Your Options For Colorectal Cancer Screening

In the domain of preventative health care, colorectal cancer screening stands at the top. However, there are multiple options available, making choosing the correct one challenging. To this end, this guide will explain the available colorectal cancer screening alternatives.

Fecal Immunochemical Test (FIT)

This non-invasive test is a common initial screening approach. A FIT kit is used to collect a small stool sample at home. The kit is then sent to a lab, where it's analyzed for hidden blood, a potential sign of colorectal cancer, or large polyps. This method is simple, comfortable, and can be done in the privacy of your own home. However, it's important to understand that a positive FIT result doesn't necessarily mean cancer is present; it only indicates that further investigation is needed.

Guaiac-Based Fecal Occult Blood Test (gFOBT)

The gFOBT is another non-invasive home test that detects blood in the stool. This test uses a chemical reaction to identify the presence of blood, which can indicate potential issues. Like the FIT, the gFOBT does not confirm the presence of cancer but signals that additional screening is needed.

Multi-Target Stool DNA Test (Cologuard)

This at-home test is a blend of the FIT and DNA screening. It examines stool samples for microscopic amounts of blood and also for specific DNA mutations that could be indicative of cancer or large polyps. This screening method provides extra insight beyond what the FIT or gFOBT can provide.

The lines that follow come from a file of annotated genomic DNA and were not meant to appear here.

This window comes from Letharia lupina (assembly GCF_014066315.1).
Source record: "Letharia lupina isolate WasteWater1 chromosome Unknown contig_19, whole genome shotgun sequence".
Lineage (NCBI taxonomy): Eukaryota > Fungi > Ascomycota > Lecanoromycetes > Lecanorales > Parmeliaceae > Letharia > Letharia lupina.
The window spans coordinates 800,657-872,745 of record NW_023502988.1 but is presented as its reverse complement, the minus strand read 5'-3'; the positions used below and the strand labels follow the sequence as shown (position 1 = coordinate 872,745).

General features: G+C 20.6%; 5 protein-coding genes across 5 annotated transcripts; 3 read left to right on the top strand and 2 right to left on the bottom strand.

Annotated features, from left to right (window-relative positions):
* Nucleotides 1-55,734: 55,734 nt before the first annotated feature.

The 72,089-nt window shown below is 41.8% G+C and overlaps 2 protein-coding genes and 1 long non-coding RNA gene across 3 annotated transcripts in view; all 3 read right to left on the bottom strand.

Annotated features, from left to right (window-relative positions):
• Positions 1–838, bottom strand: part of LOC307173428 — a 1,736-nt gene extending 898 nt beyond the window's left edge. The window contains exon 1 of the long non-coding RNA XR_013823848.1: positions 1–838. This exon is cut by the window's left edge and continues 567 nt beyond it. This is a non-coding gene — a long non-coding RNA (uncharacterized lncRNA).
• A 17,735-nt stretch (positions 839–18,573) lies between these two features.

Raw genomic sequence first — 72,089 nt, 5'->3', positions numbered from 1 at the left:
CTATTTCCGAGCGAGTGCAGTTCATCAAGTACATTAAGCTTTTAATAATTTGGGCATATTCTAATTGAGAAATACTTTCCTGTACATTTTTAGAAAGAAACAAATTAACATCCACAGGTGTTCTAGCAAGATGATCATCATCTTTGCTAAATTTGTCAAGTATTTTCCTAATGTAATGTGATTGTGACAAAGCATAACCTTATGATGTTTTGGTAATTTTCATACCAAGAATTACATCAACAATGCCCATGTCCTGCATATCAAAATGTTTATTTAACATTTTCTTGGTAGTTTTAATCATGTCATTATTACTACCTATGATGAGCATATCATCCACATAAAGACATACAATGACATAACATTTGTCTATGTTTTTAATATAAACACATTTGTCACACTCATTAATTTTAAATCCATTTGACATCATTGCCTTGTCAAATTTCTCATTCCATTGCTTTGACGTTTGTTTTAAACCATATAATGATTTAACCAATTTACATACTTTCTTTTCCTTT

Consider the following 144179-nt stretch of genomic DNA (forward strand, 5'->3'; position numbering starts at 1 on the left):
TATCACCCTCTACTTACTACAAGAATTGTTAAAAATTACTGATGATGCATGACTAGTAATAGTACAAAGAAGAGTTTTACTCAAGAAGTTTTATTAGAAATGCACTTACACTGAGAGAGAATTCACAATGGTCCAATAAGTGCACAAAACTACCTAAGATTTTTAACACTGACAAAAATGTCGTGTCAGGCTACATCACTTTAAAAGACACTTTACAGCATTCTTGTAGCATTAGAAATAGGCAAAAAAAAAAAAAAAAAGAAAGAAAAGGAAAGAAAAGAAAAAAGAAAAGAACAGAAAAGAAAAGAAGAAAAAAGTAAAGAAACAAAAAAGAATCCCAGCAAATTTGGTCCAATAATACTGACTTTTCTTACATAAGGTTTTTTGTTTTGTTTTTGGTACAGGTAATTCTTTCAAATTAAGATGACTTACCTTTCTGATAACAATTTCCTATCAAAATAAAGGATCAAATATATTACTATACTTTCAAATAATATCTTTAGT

CT Colonography (Virtual Colonoscopy)

This non-invasive test uses a CT scan to produce images of the colon and rectum. It's a quick procedure and does not require sedation. A CT colonography can detect polyps and cancers, but if found, a traditional colonoscopy will still be needed to remove or biopsy them.


A colonoscopy is a more involved procedure that offers a comprehensive view of the entire colon and rectum using a small, flexible tube inserted into the rectum and moved throughout the colon. A colonoscopy procedure requires a bowel prep to cleanse the colon and uses sedation. This procedure allows for the detection and removal of polyps and the biopsy of abnormal areas during the same procedure, which makes it very popular.

Final Thoughts

In conclusion, armed with this information, you now have a better understanding of the various colorectal cancer screening options available. Each method has its unique benefits, potential drawbacks, and individual appropriateness based on your specific situation and risk factors.